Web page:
An MRI uses magnetic waves and computers to make pictures of the inside of the body. It can make two-dimensional and three-dimensional pictures.
You may have an MRI to diagnose a condition or look for internal injuries. MRIs can look at any body part, from your head to your toes. MRIs can also be used to see if medication or treatment is working for a specific disease like cancer.
MRI of Brain Injury
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MRIs can be harmful if you have metal inside your body including:
- Medical devices likes pacemakers, ear implants, insulin pumps, and shunts
- Joint replacements, plates, or metal pins
- Metal objects or fragments in your body—An x-ray may be done before the MRCP.
Make sure your doctor knows of any internal metal before the test.
If you are pregnant or think you may be pregnant, talk to your doctor before the MRI scan about whether an MRI scan is right for you.
A contrast dye may be used to enhance some images. Some people may have a bad reaction to this dye. Talk to your doctor about any allergies you have or if you have liver or kidney problems. Liver and kidney problems may make it difficult for your body to get rid of the contrast.
Follow your doctors instructions regarding eating and drinking before the test. This will depend on what part of the body is being examined.
At the MRI center:
Your doctor may give you a medication to calm you if you are anxious about the test. If your doctor prescribes a sedative you will need to arrange for a ride home. Be sure to follow your doctor's instructions on when to take the sedative. It may need to be taken 1-2 hours before the exam.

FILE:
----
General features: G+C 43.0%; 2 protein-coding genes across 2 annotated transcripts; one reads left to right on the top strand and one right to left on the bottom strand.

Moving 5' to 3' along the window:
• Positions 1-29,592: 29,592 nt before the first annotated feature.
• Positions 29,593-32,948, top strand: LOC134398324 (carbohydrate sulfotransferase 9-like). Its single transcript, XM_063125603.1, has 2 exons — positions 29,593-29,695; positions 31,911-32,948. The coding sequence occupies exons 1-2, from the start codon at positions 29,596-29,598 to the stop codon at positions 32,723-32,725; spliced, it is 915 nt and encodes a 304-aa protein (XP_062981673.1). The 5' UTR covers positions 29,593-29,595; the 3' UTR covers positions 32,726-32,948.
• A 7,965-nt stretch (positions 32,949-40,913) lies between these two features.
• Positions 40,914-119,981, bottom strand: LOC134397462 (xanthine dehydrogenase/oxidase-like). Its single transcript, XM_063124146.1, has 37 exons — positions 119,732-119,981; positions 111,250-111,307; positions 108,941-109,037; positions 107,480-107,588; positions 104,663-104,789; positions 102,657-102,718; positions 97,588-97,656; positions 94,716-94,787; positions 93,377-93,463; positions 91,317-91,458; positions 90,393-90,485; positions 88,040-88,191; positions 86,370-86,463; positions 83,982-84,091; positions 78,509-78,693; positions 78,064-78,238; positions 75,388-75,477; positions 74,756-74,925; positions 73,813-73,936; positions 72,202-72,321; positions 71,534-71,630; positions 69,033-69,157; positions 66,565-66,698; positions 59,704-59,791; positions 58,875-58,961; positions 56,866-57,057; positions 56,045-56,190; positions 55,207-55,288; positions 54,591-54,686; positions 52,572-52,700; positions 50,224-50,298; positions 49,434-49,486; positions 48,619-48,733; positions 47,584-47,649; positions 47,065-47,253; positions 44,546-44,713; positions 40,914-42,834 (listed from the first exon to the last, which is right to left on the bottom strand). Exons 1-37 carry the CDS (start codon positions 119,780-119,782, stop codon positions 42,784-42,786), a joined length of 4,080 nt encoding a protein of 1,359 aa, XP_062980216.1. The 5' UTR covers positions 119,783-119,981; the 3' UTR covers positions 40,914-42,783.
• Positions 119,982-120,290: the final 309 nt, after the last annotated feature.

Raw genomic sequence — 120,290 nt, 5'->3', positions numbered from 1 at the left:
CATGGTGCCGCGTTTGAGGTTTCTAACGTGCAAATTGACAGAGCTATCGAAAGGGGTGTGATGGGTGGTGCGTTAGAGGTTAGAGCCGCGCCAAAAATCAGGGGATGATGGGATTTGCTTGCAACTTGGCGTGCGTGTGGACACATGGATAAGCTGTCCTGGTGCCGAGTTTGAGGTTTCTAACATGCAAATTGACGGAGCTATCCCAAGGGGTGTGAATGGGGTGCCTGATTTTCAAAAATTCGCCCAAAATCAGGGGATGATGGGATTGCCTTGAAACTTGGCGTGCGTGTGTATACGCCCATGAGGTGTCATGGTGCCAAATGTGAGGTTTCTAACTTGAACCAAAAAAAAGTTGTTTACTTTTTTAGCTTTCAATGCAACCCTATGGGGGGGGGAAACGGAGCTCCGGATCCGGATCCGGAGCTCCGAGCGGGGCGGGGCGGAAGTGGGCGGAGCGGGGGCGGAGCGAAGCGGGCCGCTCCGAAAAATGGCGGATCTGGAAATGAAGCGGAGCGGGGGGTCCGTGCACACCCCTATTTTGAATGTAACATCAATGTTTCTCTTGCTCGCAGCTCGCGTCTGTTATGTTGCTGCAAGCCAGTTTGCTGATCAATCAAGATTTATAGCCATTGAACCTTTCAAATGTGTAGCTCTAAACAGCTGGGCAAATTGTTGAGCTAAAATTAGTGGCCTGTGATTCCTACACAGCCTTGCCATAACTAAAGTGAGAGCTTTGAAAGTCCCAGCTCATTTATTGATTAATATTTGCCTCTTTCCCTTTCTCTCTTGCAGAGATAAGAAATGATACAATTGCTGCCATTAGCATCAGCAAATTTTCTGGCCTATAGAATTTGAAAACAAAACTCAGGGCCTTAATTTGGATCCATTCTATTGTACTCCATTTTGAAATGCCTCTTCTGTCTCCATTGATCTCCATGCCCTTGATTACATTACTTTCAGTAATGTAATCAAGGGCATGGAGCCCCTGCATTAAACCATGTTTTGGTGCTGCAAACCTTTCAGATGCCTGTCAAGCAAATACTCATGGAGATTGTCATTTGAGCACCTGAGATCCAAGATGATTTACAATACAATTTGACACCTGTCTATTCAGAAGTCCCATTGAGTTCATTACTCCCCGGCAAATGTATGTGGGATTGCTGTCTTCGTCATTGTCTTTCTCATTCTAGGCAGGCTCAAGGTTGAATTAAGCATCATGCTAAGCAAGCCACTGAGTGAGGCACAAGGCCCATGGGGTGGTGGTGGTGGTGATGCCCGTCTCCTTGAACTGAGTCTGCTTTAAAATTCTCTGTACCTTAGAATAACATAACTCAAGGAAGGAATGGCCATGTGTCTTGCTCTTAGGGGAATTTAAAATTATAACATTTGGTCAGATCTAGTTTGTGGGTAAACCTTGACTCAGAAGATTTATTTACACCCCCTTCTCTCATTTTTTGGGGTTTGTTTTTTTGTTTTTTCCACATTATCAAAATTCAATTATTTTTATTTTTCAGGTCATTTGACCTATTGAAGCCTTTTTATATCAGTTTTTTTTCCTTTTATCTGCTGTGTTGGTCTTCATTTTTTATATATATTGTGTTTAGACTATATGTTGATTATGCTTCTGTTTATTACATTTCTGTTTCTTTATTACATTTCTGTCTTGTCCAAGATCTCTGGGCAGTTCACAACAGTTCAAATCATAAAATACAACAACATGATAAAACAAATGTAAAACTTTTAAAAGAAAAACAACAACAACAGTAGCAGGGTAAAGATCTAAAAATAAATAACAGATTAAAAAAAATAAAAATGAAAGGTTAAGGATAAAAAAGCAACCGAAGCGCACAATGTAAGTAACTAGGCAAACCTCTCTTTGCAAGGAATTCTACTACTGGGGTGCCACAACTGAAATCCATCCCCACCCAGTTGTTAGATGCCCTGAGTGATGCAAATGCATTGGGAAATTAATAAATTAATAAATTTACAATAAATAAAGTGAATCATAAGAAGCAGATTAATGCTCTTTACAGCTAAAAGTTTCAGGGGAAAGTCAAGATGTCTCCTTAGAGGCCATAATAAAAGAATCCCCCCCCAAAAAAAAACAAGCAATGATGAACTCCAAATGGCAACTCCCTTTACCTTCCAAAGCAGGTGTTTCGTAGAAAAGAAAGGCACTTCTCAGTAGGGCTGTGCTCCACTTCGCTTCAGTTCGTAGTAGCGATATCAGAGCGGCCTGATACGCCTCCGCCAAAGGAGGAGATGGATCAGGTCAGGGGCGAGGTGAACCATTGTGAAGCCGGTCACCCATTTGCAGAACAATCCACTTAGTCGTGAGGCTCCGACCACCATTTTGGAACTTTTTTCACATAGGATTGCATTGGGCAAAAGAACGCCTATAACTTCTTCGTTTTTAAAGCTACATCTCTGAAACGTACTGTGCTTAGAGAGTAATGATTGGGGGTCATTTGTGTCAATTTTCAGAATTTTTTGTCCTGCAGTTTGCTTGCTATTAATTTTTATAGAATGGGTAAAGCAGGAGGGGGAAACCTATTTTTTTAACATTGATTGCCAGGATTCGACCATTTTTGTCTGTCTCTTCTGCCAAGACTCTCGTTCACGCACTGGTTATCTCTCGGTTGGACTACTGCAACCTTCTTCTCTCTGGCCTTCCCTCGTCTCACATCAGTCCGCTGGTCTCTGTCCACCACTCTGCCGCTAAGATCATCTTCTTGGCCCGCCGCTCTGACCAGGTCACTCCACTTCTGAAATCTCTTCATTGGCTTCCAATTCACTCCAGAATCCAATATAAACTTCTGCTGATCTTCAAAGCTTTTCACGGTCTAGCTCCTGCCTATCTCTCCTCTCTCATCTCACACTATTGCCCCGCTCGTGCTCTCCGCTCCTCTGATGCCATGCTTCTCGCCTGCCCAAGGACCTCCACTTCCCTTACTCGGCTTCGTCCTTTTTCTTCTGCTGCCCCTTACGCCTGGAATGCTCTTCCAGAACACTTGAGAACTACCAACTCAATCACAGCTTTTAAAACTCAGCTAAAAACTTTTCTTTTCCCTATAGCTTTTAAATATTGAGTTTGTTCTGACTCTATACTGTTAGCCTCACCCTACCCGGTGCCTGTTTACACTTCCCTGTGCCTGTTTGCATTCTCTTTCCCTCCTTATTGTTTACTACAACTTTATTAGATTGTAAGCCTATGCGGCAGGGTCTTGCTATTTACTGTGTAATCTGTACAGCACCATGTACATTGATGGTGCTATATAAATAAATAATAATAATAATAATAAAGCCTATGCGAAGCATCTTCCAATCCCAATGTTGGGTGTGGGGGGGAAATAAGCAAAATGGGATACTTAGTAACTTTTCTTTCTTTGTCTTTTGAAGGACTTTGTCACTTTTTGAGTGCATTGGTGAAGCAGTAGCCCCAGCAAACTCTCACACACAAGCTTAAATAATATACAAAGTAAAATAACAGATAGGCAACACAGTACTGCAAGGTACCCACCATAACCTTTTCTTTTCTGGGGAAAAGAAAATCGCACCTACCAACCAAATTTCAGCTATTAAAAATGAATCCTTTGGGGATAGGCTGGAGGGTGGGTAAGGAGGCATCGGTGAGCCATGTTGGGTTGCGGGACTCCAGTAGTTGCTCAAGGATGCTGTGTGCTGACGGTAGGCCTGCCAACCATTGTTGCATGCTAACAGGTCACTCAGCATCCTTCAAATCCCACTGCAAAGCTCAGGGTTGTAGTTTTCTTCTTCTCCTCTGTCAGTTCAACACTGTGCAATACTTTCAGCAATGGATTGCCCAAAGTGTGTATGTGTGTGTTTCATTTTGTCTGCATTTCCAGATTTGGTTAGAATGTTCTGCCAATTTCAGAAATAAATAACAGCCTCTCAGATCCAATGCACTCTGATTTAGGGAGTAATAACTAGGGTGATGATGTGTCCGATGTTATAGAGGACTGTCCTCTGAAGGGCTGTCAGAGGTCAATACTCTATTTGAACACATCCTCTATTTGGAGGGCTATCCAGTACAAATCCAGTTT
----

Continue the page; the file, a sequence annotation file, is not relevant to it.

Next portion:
You will be asked about the following:
- Medical and surgical history
- Other conditions that you may have—If your MRI involves contrast material, your doctor will ask about the health of your kidneys. There is a risk of complications in people who have kidney disease and receive contrast material.
You will be asked if you have something in your body that would interfere with the MRI, such as:
or implantable defibrillator.
- Ear implant.
- Metal fragments in your eyes or in any other part of your body. Be sure to tell your doctor if your work involves metal filings or particles.
- Implanted port device, such as an insulin pump.
- Metal plate, pins, screws, or surgical staples.
- Joint replacement.
- Metal clips from aneurysm repair.
- Retained bullets.
- Any other large metal objects in your body. Tooth filling and braces are usually fine.
- You will be asked to remove any metal objects such as, jewelry, hearing aids, or glasses.
- You will also be asked to remove all medication skin patches. They may contain metal elements and cause skin burns.
may be taken to check for any metal objects in your body.
You may be:
- Given ear plugs or headphones. The MRI machine makes a loud banging noise.
- Given an injection of contrast dye into your vein
- Allowed to have a family member or friend with you during the test
If a contrast dye is used, a small IV needle is inserted into your hand or arm.